In this paper we introduce and evaluate bioNerDS, a bioinformatics named-entity recognition system for database and software names, which is used to identify mentions of such entities in the literature. It makes use of a range of both sentence and document-level clues to learn database and software names, while propagating mentions up to the article level. To illustrate its potential, we use bioNerDS to survey software and data resource usage in two journals from computational biology and bioinformatics.
Several other approaches to automated extraction of bioinformatics resources from primary literature have been suggested. For example, OReFiL (Online Resource Finder in Life sciences)  and BIRI (BioInformatics Resource Inventory)  aim to harvest resource names and fill their repositories in order to enable resource discovery. OReFiL uses URLs as a “proxy” to identify mentions of resources by custom regular expressions and by extracting |<url>.. </url>| tags from BioMed Central (BMC) papers. BIRI utilises keywords and sentence structure to identify relevant terms through custom patterns translated into “transition networks”, which match associated regular expressions for resource names, functions and classifications. bioNerDS on the other hand builds on established approaches to NER by using a generally applicable method for identification of software and database mentions. Furthermore, while OReFiL focuses on the abstract and “availability” or “implementation” sections, and BIRI solely looks into abstracts and titles, bioNerDS can detect resource name mentions throughout full-text articles.
We note that throughout this paper we will mention numerous databases and tools by name as examples. A full list of references and web-links to these can be found on our website. Note, we only cite the first mention of the resource within this paper.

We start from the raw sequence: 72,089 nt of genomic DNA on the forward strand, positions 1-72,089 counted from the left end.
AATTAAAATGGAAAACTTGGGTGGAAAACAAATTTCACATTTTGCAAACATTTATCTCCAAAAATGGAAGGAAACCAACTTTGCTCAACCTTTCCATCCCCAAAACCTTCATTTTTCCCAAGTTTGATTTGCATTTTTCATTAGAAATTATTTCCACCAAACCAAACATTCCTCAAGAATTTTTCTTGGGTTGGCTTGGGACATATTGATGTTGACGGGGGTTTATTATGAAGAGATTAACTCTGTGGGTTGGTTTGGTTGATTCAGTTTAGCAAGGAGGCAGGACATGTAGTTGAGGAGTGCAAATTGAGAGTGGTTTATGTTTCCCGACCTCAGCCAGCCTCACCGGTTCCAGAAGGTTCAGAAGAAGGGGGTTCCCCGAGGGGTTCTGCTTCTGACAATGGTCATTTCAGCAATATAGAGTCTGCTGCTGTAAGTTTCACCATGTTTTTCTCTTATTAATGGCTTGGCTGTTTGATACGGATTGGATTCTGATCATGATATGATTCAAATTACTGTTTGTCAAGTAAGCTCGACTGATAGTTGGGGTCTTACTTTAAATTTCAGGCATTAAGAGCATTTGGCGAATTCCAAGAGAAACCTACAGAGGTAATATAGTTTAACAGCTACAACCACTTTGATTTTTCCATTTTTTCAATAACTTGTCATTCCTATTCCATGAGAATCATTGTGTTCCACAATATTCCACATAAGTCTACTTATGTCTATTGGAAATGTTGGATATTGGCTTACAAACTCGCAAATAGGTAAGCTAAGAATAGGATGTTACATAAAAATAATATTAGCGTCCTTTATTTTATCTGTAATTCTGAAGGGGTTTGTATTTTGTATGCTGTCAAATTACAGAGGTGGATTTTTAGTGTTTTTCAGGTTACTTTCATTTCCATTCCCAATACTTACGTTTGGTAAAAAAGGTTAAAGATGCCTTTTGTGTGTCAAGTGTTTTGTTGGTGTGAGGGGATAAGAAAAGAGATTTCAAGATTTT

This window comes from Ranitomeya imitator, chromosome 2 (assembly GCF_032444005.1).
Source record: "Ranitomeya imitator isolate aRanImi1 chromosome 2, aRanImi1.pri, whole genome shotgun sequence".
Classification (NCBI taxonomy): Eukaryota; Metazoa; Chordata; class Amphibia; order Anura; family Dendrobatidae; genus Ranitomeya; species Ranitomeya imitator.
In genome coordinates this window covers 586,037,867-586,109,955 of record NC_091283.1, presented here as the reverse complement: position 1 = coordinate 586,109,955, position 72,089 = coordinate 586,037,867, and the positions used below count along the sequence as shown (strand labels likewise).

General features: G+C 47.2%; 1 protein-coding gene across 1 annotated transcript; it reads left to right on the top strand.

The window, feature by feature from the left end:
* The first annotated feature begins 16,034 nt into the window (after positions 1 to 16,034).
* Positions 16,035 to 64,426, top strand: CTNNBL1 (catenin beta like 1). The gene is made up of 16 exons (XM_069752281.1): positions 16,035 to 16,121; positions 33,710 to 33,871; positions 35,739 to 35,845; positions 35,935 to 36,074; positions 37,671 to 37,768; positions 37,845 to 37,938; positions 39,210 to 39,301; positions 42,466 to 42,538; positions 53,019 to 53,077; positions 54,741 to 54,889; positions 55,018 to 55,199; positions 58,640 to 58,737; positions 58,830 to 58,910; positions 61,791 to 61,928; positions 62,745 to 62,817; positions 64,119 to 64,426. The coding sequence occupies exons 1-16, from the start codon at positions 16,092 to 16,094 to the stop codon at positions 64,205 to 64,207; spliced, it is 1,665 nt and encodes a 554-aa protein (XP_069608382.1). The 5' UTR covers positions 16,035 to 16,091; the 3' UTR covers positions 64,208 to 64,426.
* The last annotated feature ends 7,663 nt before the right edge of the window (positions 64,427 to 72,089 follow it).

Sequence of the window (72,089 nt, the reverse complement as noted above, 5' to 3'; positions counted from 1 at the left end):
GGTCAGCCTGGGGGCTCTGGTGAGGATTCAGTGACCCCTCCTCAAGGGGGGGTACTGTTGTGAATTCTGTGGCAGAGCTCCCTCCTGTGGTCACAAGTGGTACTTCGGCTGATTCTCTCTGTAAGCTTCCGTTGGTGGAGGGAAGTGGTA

bioNerDS is designed and developed as an NER tool that aims to recognise database and software mentions in literature, and to provide a document-level “list” of resources mentioned in a given article. We identify resource names that represent databases, ontologies, classifications, software, programs, tools, web-services or packages, and exclude names of files and file formats, methods, algorithms, identifiers, operating systems and programming languages (see ).
While previous steps focus on single mentions, we also collect supporting “weak” evidence across different mentions of the same candidate (within the document) and use it to update/adjust the mention-level scores. Finally, all candidate mentions with a score above a given threshold are propagated through to the whole document and extracted so a document-level list of mentioned resources can be generated. We discuss these steps in the following subsections.
Applied scores for local clues